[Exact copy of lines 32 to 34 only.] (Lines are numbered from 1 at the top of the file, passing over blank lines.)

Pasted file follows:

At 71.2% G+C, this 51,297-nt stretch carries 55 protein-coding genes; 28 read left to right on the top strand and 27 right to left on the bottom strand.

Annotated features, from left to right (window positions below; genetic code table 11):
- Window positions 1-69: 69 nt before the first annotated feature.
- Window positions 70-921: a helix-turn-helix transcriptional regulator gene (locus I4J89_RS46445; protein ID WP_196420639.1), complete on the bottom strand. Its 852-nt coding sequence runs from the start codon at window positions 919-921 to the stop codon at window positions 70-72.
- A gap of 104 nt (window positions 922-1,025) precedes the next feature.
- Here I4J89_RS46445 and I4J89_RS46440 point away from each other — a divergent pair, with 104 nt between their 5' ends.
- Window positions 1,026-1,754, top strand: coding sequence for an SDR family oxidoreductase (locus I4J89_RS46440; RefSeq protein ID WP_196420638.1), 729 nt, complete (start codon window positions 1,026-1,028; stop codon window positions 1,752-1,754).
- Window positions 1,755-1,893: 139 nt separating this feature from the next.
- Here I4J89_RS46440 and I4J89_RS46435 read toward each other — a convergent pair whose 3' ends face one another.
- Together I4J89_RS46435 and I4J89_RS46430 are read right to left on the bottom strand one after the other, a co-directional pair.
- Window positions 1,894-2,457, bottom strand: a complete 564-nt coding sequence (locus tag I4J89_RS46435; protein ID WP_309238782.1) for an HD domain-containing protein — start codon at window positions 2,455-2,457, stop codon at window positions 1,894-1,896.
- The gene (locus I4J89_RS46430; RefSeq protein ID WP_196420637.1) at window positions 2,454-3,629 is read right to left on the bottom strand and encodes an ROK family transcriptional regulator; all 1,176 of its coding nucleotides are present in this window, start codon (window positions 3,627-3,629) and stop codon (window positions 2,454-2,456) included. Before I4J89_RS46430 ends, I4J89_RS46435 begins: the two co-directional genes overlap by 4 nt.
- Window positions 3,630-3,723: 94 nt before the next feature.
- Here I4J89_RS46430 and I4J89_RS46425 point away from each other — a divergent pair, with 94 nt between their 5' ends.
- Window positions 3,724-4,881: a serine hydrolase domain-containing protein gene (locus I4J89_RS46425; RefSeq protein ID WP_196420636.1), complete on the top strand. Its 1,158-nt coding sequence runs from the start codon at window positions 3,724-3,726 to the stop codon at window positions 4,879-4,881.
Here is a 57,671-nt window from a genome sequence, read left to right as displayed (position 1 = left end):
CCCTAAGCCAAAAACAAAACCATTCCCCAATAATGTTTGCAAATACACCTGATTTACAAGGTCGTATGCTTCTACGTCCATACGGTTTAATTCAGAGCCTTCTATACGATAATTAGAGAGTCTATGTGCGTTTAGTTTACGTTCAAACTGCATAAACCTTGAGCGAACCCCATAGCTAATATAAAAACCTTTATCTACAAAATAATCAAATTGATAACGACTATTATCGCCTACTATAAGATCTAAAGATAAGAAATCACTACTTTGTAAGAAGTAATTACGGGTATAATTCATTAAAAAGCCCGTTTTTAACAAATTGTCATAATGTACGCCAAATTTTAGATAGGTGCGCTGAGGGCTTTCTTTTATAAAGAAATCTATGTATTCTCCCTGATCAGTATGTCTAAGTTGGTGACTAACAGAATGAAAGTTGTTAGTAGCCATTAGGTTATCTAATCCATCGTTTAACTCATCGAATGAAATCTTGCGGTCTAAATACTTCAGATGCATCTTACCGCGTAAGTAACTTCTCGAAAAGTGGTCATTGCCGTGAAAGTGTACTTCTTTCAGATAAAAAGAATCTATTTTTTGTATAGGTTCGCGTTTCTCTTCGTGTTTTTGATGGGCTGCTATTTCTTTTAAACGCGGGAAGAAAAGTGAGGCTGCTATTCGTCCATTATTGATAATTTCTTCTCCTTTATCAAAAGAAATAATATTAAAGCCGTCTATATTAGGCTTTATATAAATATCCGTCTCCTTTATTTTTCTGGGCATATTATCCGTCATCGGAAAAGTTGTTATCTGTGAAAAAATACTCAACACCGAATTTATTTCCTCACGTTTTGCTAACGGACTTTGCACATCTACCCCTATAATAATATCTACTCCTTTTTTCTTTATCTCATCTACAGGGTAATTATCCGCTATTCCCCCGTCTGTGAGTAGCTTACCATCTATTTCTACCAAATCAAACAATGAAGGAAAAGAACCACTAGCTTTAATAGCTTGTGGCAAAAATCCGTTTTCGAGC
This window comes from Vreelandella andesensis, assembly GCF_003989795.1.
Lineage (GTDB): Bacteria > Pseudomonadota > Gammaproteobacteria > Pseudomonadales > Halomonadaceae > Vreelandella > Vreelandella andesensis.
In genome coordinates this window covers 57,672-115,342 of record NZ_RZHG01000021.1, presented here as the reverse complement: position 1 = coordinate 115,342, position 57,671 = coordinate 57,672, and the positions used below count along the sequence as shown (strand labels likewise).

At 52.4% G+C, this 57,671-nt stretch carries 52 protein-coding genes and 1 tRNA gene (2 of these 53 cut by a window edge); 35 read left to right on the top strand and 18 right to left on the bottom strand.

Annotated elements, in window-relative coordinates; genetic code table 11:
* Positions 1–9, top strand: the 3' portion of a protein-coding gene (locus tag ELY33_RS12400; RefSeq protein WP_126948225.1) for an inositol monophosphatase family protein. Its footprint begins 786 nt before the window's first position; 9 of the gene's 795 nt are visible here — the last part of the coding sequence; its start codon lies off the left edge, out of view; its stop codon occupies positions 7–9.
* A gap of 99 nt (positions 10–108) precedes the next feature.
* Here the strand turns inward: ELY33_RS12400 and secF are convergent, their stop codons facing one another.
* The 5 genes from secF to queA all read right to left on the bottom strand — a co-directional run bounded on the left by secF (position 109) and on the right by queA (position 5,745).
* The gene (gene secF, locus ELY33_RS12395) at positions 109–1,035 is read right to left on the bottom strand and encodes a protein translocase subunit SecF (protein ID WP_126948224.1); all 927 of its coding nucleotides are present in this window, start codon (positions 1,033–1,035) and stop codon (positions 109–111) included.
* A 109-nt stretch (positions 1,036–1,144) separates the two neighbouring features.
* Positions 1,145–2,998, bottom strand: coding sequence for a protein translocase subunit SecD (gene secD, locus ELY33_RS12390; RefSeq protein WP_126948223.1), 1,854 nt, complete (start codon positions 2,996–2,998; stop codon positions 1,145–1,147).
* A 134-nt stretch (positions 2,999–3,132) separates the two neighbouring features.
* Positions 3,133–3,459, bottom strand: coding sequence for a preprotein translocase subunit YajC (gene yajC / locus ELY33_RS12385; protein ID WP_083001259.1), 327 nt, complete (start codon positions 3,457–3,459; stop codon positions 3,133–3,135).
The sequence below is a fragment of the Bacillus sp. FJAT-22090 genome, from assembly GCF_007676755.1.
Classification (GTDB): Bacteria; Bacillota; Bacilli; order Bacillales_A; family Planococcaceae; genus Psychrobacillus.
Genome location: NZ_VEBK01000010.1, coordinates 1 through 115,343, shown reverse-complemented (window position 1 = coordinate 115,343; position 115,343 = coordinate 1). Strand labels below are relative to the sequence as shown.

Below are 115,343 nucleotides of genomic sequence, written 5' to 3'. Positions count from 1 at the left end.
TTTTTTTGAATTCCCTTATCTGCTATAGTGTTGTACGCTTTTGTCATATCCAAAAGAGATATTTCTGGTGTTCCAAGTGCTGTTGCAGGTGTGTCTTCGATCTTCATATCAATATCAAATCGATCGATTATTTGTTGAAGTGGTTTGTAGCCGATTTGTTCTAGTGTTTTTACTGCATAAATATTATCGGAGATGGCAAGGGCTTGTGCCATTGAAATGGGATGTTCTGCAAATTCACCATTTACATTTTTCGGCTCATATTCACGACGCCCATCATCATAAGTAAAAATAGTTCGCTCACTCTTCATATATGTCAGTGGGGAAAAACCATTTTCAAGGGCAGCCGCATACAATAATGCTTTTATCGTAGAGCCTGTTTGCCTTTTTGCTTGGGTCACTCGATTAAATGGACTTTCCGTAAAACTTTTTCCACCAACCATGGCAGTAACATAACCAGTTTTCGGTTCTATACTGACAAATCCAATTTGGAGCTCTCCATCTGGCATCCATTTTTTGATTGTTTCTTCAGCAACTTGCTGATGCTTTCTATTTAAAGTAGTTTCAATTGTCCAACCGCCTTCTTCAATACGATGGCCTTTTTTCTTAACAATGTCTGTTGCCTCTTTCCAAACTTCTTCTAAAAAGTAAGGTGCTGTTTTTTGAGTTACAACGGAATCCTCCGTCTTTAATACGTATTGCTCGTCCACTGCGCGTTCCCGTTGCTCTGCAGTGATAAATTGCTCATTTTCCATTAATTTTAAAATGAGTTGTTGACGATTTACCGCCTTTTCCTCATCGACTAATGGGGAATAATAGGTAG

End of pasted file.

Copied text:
The sequence below is a fragment of the Bacillus sp. FJAT-22090 genome, from assembly GCF_007676755.1.
Classification (GTDB): Bacteria; Bacillota; Bacilli; order Bacillales_A; family Planococcaceae; genus Psychrobacillus.
Genome location: NZ_VEBK01000010.1, coordinates 1 through 115,343, shown reverse-complemented (window position 1 = coordinate 115,343; position 115,343 = coordinate 1). Strand labels below are relative to the sequence as shown.